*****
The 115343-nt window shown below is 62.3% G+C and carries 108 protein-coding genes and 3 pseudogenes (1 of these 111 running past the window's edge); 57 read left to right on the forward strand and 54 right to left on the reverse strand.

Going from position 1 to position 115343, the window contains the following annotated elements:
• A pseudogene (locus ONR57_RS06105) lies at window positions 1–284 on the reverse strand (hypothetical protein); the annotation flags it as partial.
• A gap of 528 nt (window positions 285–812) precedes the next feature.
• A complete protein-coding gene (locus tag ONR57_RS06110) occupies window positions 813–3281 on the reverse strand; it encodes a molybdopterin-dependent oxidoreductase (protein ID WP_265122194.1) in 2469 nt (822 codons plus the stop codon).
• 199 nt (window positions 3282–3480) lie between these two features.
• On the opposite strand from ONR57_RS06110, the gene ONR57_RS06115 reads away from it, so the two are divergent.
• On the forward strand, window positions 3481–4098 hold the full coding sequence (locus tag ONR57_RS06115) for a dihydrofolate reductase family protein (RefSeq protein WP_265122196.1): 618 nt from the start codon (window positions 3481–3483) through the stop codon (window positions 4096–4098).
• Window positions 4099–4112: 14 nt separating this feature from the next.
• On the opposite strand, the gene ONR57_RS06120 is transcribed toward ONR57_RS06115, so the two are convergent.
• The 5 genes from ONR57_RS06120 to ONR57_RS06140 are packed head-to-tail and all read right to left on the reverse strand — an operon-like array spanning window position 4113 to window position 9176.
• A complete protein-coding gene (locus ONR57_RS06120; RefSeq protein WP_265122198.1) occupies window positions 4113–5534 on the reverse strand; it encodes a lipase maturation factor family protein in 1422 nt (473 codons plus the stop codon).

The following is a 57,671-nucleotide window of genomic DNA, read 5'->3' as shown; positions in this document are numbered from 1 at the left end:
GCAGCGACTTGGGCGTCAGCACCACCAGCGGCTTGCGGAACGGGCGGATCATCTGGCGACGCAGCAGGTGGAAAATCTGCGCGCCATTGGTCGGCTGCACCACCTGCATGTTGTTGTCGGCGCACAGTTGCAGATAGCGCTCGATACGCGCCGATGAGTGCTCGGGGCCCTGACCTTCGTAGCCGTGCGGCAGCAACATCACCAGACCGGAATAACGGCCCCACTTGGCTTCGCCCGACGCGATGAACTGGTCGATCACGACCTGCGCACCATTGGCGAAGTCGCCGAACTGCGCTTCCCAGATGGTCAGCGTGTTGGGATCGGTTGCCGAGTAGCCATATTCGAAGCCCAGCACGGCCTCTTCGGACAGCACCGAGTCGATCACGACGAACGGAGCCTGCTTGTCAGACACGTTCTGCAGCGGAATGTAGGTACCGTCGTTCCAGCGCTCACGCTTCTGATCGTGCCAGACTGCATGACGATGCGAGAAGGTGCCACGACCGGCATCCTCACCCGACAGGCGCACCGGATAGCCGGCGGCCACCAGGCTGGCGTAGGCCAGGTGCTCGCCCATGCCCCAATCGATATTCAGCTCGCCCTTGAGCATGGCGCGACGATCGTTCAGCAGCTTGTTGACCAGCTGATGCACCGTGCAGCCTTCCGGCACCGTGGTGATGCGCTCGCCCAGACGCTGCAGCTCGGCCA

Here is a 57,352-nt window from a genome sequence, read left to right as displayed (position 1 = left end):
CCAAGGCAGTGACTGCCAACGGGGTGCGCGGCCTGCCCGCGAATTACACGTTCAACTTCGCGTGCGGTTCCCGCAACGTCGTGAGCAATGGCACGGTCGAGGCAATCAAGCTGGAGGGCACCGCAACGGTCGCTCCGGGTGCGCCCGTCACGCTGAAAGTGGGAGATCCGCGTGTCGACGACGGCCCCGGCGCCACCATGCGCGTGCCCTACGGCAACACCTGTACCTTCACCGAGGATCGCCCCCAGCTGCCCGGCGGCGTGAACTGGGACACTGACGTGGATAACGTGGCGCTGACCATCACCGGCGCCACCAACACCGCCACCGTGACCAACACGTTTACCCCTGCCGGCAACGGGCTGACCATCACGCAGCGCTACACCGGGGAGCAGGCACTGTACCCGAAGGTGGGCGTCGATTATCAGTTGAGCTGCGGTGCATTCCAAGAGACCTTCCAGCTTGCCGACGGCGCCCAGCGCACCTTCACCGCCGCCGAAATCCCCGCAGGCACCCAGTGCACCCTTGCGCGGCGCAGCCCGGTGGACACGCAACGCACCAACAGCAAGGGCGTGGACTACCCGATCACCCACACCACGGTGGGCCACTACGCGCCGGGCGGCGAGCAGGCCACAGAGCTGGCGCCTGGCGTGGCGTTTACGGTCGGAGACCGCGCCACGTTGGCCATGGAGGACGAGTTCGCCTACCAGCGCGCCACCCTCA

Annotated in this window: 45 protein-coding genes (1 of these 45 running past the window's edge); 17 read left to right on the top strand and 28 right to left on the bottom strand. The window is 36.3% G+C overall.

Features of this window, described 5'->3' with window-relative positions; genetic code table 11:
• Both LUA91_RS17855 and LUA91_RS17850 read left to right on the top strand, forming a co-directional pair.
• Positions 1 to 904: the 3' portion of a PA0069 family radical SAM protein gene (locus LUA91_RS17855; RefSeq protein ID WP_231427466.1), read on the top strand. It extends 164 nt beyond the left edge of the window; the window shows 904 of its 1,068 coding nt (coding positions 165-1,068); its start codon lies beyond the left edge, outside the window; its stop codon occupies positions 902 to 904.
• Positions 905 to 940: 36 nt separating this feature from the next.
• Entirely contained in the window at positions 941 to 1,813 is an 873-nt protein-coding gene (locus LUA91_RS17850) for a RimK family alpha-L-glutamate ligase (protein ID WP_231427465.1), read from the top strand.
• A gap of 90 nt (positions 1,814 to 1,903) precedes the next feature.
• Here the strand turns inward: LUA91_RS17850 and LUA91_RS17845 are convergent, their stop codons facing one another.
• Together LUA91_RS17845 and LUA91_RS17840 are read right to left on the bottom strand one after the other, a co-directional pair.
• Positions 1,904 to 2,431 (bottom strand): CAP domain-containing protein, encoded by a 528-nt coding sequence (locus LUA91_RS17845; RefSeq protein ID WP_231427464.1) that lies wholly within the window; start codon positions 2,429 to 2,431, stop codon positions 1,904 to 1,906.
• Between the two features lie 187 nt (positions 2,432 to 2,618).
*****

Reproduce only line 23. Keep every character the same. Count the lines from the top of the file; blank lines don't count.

• A gap of 90 nt (positions 1,814 to 1,903) precedes the next feature.